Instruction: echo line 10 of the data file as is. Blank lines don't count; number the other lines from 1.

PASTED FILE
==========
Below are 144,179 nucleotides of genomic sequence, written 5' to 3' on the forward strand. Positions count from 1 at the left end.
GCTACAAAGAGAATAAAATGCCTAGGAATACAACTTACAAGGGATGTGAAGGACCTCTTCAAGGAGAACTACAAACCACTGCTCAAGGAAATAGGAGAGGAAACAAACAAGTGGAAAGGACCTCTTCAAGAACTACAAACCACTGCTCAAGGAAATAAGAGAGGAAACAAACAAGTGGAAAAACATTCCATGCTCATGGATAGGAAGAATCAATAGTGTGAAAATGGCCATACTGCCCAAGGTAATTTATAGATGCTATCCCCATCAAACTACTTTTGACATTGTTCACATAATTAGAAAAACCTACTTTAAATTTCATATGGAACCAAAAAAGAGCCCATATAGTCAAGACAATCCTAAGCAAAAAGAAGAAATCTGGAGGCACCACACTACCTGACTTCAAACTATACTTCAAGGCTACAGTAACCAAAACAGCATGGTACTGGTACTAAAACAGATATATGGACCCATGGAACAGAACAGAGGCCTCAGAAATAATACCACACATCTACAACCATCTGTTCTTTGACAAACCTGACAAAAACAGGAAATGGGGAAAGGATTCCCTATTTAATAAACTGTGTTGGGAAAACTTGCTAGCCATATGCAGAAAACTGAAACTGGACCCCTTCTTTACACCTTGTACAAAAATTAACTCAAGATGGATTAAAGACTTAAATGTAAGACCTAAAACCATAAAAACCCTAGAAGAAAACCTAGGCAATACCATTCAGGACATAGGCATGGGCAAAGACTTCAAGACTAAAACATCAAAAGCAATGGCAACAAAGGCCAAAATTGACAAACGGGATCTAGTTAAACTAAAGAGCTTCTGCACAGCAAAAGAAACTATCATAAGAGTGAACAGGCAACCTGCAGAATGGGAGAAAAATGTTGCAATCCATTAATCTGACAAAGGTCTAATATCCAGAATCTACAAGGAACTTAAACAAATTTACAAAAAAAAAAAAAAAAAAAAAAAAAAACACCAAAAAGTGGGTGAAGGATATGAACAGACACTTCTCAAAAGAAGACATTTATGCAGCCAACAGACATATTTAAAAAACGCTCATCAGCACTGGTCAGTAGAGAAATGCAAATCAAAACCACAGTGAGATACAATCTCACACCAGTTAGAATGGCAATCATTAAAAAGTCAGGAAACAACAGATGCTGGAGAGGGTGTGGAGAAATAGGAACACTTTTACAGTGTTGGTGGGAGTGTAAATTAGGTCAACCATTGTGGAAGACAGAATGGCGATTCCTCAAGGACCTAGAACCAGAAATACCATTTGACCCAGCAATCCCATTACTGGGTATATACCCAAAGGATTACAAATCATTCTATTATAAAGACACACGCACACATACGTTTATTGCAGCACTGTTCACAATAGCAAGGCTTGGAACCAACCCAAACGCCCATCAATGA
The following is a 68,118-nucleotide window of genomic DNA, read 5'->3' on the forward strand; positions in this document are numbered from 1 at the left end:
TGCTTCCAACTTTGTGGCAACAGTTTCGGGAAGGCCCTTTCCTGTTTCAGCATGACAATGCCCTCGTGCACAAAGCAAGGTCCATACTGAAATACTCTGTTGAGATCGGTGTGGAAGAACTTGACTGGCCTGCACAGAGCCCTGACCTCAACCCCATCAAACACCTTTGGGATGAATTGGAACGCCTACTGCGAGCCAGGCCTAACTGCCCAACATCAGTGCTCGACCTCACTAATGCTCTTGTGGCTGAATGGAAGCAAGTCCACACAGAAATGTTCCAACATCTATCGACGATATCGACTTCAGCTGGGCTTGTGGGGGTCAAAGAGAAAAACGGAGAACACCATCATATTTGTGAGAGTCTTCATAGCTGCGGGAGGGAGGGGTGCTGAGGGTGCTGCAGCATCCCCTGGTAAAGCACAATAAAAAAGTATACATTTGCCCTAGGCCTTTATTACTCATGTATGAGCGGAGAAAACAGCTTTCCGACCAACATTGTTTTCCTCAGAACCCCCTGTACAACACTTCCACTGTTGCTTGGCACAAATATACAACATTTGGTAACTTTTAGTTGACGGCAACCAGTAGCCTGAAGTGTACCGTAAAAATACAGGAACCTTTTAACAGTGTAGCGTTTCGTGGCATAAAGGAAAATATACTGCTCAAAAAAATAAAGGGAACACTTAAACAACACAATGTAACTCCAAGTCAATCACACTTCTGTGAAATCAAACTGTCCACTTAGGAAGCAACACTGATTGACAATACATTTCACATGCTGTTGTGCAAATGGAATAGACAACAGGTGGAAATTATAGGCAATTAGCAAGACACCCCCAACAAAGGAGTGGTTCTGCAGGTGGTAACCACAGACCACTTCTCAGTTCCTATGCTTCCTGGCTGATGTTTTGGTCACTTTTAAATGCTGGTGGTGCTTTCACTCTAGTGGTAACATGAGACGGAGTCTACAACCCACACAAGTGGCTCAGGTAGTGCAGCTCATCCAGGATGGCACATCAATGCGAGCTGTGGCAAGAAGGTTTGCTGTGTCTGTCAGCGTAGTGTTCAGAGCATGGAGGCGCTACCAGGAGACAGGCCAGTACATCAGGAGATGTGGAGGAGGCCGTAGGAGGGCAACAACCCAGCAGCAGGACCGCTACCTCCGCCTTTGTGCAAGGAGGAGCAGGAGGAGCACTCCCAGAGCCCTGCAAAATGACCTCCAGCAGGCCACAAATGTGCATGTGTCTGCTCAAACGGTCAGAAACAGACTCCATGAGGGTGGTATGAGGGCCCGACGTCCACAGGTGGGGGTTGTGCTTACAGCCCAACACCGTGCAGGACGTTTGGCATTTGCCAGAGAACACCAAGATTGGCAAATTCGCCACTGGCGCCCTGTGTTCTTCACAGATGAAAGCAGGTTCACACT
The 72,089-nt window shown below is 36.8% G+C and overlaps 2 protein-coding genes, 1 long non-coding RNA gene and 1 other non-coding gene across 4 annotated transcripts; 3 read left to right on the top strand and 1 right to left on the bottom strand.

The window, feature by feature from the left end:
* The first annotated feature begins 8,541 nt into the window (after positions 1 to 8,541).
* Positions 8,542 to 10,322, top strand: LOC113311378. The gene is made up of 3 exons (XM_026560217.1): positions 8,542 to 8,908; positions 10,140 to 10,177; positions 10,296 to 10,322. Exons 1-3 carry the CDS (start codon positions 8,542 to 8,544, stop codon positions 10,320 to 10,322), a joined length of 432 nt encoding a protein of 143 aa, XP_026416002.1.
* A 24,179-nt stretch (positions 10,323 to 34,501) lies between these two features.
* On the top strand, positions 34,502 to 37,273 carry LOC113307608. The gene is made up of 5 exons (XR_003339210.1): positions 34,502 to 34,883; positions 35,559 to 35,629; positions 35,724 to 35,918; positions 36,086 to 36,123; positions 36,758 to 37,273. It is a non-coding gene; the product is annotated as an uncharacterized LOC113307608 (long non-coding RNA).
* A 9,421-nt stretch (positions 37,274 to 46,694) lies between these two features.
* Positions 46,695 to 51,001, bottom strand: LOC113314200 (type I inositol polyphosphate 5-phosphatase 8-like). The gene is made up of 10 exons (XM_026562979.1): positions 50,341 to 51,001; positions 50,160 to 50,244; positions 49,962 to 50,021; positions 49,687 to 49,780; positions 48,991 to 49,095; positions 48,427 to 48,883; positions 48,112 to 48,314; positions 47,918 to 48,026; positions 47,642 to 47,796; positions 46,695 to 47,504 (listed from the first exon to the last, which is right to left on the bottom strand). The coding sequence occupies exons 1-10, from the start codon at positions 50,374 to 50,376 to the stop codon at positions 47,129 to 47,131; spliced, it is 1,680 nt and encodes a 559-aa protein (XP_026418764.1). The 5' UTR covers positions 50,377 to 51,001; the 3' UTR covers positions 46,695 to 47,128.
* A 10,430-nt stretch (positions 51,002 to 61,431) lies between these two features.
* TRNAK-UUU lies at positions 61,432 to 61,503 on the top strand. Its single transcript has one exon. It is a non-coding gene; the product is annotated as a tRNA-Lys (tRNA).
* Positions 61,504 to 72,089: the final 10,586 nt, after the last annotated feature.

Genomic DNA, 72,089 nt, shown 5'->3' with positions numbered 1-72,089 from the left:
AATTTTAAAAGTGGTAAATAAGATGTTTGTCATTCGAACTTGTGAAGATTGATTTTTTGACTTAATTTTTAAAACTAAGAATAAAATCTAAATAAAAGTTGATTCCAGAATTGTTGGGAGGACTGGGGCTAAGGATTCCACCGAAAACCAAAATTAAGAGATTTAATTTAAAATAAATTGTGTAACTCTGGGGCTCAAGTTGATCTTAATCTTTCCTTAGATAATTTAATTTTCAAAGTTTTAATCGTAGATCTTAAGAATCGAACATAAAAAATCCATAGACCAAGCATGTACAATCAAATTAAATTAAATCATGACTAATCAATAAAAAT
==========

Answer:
* On the top strand, positions 34,502 to 37,273 carry LOC113307608. The gene is made up of 5 exons (XR_003339210.1): positions 34,502 to 34,883; positions 35,559 to 35,629; positions 35,724 to 35,918; positions 36,086 to 36,123; positions 36,758 to 37,273. It is a non-coding gene; the product is annotated as an uncharacterized LOC113307608 (long non-coding RNA).